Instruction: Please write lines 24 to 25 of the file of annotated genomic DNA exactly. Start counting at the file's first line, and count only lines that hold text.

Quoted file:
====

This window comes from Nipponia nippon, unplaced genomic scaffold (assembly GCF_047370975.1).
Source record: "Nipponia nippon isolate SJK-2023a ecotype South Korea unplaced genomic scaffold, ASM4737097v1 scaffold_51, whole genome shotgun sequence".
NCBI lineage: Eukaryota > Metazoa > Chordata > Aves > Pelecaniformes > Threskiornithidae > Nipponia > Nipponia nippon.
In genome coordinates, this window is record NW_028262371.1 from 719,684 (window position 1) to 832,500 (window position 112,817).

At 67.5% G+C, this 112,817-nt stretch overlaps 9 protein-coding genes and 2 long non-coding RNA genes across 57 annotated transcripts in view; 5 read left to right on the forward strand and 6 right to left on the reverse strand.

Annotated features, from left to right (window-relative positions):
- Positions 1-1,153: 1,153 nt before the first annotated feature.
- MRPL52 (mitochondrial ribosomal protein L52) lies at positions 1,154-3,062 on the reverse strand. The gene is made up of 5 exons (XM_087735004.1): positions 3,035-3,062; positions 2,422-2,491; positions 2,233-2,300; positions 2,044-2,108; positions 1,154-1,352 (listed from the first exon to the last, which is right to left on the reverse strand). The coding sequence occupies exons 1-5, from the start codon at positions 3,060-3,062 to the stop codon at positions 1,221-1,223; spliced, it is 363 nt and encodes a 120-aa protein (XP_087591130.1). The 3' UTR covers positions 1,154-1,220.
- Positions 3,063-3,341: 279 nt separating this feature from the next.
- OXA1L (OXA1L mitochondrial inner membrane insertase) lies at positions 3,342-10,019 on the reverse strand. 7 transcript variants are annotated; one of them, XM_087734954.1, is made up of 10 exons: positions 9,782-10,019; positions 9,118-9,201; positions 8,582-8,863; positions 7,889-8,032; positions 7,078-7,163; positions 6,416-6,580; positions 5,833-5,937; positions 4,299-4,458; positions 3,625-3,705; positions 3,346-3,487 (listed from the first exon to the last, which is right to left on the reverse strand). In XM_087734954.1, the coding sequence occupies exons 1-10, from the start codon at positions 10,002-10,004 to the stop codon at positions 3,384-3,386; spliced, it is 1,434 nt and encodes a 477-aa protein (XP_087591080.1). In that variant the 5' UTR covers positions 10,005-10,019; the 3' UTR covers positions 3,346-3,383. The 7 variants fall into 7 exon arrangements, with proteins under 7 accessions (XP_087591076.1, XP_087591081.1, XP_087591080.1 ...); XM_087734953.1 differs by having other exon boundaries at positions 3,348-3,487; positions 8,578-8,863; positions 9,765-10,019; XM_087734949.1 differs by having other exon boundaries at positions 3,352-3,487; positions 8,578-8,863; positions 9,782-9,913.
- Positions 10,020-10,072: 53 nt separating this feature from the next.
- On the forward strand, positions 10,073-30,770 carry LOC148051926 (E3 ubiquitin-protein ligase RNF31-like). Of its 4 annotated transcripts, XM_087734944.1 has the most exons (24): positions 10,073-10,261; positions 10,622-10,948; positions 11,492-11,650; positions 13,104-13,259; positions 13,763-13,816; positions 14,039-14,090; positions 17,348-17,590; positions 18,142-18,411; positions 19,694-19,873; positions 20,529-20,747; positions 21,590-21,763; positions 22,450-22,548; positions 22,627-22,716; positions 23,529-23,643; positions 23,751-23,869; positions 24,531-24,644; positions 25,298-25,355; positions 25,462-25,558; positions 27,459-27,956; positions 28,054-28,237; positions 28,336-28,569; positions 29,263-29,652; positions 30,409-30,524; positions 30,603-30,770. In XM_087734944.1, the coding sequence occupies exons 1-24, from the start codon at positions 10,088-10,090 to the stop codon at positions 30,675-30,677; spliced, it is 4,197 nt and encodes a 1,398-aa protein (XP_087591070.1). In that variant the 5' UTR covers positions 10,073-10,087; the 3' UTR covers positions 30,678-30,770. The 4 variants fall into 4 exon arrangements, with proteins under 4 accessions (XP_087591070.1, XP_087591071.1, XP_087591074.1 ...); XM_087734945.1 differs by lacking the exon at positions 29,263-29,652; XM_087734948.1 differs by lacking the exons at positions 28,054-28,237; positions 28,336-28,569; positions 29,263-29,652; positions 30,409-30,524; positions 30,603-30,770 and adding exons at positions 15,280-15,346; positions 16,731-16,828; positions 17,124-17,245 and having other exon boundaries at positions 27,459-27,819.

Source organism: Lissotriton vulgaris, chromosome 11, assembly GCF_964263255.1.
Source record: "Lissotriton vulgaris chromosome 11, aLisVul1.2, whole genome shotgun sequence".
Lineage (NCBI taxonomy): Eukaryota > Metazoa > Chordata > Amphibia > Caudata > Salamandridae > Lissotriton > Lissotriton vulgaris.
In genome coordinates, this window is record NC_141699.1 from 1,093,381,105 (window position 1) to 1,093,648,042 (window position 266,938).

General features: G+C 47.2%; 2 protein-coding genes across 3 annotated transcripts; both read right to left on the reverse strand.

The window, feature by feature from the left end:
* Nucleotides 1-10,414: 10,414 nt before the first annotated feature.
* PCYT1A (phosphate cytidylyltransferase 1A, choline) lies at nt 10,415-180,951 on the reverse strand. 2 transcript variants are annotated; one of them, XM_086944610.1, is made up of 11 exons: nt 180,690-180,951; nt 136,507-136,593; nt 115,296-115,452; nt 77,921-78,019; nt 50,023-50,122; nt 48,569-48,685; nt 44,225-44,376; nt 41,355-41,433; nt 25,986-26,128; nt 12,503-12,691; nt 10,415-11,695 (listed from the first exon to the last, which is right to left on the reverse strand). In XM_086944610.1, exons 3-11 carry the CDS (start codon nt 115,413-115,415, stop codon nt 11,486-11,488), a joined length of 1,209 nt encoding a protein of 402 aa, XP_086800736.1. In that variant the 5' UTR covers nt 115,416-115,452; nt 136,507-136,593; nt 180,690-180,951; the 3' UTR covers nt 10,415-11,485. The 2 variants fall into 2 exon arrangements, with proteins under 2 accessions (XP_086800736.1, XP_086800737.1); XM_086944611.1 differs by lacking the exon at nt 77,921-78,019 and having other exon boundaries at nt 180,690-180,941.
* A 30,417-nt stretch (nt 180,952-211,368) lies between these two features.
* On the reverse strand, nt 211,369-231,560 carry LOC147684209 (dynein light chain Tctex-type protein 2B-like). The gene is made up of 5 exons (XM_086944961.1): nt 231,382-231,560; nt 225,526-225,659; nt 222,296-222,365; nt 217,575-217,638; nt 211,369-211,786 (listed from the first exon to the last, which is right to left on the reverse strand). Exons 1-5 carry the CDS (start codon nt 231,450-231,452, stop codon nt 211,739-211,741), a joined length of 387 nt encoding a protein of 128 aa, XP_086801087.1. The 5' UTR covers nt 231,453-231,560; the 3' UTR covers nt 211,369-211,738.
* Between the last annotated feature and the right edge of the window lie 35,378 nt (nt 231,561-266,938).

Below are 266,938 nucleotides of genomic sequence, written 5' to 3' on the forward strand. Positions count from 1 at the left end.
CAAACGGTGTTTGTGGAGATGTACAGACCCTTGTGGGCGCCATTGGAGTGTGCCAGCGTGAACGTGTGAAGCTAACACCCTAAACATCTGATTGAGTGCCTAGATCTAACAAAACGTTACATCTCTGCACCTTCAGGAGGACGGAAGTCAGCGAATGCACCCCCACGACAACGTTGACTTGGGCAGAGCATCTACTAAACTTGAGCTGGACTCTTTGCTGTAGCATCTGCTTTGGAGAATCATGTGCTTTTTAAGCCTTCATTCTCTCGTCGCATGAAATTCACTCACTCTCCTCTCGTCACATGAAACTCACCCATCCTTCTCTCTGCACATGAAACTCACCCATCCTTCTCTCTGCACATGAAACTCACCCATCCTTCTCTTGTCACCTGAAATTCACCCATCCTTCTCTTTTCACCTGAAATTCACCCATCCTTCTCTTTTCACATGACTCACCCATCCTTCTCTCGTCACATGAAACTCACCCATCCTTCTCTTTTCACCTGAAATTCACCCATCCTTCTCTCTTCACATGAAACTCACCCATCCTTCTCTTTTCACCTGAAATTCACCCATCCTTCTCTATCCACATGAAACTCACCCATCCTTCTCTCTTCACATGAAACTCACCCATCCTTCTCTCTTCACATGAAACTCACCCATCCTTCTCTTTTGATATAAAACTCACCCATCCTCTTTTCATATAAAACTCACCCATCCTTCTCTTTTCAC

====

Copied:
Below are 266,938 nucleotides of genomic sequence, written 5' to 3' on the forward strand. Positions count from 1 at the left end.
CAAACGGTGTTTGTGGAGATGTACAGACCCTTGTGGGCGCCATTGGAGTGTGCCAGCGTGAACGTGTGAAGCTAACACCCTAAACATCTGATTGAGTGCCTAGATCTAACAAAACGTTACATCTCTGCACCTTCAGGAGGACGGAAGTCAGCGAATGCACCCCCACGACAACGTTGACTTGGGCAGAGCATCTACTAAACTTGAGCTGGACTCTTTGCTGTAGCATCTGCTTTGGAGAATCATGTGCTTTTTAAGCCTTCATTCTCTCGTCGCATGAAATTCACTCACTCTCCTCTCGTCACATGAAACTCACCCATCCTTCTCTCTGCACATGAAACTCACCCATCCTTCTCTCTGCACATGAAACTCACCCATCCTTCTCTTGTCACCTGAAATTCACCCATCCTTCTCTTTTCACCTGAAATTCACCCATCCTTCTCTTTTCACATGACTCACCCATCCTTCTCTCGTCACATGAAACTCACCCATCCTTCTCTTTTCACCTGAAATTCACCCATCCTTCTCTCTTCACATGAAACTCACCCATCCTTCTCTTTTCACCTGAAATTCACCCATCCTTCTCTATCCACATGAAACTCACCCATCCTTCTCTCTTCACATGAAACTCACCCATCCTTCTCTCTTCACATGAAACTCACCCATCCTTCTCTTTTGATATAAAACTCACCCATCCTCTTTTCATATAAAACTCACCCATCCTTCTCTTTTCAC